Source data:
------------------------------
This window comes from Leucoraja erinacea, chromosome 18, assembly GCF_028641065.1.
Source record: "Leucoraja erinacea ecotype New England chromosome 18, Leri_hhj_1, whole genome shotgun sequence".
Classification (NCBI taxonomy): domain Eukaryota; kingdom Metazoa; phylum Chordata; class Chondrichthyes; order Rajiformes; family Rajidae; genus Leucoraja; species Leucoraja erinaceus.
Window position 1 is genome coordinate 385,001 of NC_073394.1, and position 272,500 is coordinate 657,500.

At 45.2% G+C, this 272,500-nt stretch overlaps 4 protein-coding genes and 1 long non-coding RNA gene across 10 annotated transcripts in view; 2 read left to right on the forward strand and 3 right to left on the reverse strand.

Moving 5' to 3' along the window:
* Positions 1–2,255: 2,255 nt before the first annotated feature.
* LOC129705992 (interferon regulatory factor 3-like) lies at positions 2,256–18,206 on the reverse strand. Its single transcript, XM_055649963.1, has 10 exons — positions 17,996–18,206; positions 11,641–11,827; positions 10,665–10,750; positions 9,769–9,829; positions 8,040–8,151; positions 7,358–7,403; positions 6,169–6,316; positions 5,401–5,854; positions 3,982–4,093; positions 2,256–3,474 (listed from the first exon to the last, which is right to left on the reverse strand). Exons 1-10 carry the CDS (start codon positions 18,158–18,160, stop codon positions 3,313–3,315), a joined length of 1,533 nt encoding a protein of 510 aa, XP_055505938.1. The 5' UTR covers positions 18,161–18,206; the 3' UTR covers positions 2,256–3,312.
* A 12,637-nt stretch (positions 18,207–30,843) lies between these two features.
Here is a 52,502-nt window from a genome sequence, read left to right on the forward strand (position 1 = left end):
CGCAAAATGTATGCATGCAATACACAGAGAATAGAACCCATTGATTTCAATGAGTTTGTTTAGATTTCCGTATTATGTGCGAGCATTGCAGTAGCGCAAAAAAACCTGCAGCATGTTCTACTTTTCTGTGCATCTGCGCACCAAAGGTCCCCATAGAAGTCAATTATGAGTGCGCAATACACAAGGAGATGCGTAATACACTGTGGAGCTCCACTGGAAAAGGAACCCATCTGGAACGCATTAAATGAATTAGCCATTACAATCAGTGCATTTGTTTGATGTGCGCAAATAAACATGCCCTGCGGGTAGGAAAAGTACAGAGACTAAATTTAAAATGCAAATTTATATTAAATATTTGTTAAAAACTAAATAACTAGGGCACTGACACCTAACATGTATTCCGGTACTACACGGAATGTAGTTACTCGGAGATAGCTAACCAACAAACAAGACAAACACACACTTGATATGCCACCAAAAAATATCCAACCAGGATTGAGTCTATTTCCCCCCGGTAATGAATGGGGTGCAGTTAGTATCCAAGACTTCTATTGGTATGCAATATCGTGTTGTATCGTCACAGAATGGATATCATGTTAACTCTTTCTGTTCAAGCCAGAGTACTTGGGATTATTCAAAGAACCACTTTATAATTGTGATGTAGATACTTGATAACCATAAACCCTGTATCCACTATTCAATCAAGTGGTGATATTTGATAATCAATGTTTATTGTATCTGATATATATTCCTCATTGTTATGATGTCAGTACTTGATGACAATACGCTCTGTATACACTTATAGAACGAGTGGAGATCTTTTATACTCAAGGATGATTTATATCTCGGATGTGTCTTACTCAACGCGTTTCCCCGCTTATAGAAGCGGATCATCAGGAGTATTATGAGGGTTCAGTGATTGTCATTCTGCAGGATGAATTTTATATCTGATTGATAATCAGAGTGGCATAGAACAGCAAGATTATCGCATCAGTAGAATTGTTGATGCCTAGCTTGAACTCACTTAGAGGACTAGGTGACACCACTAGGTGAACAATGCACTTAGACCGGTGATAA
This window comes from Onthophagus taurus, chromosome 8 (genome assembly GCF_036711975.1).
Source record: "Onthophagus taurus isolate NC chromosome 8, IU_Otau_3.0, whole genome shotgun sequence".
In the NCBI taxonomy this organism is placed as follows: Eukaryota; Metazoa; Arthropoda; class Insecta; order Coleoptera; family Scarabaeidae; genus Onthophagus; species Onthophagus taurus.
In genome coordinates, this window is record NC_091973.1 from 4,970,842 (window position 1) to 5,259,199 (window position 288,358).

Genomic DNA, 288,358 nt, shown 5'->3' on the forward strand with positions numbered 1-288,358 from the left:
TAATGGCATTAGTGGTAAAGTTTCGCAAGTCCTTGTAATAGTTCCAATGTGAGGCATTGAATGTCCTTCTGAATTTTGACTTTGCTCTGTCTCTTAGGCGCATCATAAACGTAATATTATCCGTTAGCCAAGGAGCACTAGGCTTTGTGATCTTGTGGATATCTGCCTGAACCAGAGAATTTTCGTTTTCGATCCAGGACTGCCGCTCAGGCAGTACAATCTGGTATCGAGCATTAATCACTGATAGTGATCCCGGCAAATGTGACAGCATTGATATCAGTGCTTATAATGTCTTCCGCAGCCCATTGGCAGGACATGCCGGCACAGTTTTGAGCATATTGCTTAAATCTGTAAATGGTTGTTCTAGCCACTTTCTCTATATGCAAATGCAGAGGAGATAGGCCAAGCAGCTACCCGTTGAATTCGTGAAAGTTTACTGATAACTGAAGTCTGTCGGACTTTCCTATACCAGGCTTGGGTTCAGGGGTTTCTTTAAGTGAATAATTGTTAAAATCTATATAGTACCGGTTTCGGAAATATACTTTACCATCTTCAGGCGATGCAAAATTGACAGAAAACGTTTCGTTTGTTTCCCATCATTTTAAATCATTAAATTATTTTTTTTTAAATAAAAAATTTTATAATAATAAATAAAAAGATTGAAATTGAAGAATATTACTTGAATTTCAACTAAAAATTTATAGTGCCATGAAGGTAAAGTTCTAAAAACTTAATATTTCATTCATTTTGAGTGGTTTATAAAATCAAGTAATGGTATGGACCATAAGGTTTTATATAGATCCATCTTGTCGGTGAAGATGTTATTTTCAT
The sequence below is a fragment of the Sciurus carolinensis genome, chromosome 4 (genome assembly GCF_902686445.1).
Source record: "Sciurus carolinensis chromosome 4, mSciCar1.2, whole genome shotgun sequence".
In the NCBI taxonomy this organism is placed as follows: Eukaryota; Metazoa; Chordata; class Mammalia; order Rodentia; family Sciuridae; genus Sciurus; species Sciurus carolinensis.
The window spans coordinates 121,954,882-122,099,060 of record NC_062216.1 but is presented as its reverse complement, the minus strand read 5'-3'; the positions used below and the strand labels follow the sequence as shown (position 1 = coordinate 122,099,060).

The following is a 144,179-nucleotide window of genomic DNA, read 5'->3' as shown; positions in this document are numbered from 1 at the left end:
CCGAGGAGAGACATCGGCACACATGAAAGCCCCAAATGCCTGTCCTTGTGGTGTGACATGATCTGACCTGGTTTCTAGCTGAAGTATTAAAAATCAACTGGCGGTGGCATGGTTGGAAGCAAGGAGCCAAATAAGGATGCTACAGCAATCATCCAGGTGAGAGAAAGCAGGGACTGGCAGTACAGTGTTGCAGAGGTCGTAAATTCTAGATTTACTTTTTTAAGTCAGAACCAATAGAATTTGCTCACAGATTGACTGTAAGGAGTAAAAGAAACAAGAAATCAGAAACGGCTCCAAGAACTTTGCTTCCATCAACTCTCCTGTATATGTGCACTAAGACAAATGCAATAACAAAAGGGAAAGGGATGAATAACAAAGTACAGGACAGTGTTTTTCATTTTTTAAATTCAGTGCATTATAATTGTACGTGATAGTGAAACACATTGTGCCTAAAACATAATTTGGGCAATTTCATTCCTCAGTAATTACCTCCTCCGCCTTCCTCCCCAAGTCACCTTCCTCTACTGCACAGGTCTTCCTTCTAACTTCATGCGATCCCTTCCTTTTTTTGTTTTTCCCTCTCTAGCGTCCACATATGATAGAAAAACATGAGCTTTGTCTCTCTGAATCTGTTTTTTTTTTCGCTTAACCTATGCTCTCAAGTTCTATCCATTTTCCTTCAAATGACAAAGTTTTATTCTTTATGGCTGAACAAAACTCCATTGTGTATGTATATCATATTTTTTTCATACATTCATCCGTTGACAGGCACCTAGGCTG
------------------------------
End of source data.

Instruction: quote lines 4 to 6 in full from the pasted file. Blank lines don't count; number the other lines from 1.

Window position 1 is genome coordinate 385,001 of NC_073394.1, and position 272,500 is coordinate 657,500.

At 45.2% G+C, this 272,500-nt stretch overlaps 4 protein-coding genes and 1 long non-coding RNA gene across 10 annotated transcripts in view; 2 read left to right on the forward strand and 3 right to left on the reverse strand.

Moving 5' to 3' along the window: